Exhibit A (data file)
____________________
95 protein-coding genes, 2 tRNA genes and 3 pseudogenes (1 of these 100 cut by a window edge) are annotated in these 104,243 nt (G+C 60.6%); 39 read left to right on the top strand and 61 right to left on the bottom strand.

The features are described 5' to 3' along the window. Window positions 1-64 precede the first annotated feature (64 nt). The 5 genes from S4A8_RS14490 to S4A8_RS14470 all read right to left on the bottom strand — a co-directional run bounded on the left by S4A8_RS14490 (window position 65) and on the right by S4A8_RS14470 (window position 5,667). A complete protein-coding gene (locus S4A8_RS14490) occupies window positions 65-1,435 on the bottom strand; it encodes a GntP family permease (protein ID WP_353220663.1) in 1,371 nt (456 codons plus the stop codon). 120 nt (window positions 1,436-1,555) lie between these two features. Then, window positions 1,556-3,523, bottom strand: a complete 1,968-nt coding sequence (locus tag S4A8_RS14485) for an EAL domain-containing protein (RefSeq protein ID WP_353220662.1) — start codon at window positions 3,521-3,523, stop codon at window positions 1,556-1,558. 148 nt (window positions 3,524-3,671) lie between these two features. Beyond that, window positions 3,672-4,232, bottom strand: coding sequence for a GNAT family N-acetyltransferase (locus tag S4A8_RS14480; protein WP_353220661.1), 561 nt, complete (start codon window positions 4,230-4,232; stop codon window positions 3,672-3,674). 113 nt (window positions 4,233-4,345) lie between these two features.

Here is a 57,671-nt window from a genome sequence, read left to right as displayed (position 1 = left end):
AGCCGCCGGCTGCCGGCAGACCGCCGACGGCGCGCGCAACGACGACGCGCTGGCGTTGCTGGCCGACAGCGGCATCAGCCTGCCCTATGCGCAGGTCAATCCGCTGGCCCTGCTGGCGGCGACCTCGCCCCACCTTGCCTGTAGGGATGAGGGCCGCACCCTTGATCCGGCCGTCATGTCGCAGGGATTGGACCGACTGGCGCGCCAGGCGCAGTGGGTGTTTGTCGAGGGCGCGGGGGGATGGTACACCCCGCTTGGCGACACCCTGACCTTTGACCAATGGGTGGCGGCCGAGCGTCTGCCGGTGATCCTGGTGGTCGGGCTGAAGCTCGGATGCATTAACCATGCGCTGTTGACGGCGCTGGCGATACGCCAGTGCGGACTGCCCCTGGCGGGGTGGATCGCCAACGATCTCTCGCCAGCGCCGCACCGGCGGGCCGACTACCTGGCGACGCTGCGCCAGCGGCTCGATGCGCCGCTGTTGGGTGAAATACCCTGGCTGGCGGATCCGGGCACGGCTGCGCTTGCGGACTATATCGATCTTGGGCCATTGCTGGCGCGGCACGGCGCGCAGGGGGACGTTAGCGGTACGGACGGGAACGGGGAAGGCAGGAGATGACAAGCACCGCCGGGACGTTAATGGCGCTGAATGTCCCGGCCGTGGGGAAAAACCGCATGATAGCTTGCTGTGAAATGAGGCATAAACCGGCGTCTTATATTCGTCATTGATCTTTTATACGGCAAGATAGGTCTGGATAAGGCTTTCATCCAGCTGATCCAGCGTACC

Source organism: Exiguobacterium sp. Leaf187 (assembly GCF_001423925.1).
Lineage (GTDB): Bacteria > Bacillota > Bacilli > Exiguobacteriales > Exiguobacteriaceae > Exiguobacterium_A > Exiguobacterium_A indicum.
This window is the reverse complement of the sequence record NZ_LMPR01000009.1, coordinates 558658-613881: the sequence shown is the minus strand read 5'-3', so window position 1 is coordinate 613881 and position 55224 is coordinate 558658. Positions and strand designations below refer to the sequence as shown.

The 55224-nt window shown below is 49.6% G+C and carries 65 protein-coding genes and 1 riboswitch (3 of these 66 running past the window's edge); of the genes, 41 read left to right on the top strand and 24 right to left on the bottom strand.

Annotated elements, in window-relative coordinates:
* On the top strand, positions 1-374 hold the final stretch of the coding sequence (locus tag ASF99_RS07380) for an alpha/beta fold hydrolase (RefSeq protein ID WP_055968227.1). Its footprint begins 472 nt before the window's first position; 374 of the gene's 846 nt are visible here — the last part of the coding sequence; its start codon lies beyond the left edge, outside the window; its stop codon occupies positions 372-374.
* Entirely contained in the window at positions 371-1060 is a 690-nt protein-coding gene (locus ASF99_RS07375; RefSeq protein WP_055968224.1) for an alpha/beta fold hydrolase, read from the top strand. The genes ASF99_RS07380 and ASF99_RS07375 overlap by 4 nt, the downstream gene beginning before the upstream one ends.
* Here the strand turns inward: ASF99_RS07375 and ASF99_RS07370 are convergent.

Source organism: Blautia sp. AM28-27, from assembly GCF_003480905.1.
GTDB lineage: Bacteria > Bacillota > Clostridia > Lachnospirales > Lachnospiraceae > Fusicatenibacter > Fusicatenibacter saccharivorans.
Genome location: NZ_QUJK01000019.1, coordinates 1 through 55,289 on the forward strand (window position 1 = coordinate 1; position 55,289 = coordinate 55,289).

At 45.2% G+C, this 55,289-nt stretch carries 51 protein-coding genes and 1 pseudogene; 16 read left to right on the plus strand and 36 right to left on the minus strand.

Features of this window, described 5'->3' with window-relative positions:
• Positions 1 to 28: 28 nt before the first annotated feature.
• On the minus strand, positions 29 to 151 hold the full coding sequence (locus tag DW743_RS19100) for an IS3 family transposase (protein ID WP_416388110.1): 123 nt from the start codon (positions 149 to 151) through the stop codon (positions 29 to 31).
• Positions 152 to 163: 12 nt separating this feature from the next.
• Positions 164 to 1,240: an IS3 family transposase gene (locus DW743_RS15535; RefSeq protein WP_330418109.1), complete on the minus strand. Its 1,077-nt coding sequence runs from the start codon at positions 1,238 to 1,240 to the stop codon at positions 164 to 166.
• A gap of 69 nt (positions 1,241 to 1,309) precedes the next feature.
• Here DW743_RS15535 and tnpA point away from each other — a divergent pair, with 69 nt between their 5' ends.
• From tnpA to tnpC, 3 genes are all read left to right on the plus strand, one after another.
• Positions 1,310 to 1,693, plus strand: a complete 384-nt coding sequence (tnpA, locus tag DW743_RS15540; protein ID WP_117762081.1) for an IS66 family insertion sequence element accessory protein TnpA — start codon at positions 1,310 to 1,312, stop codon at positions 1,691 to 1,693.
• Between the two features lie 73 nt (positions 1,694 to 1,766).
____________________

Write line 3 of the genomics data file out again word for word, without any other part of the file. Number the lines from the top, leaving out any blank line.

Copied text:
Here is a 57,671-nt window from a genome sequence, read left to right as displayed (position 1 = left end):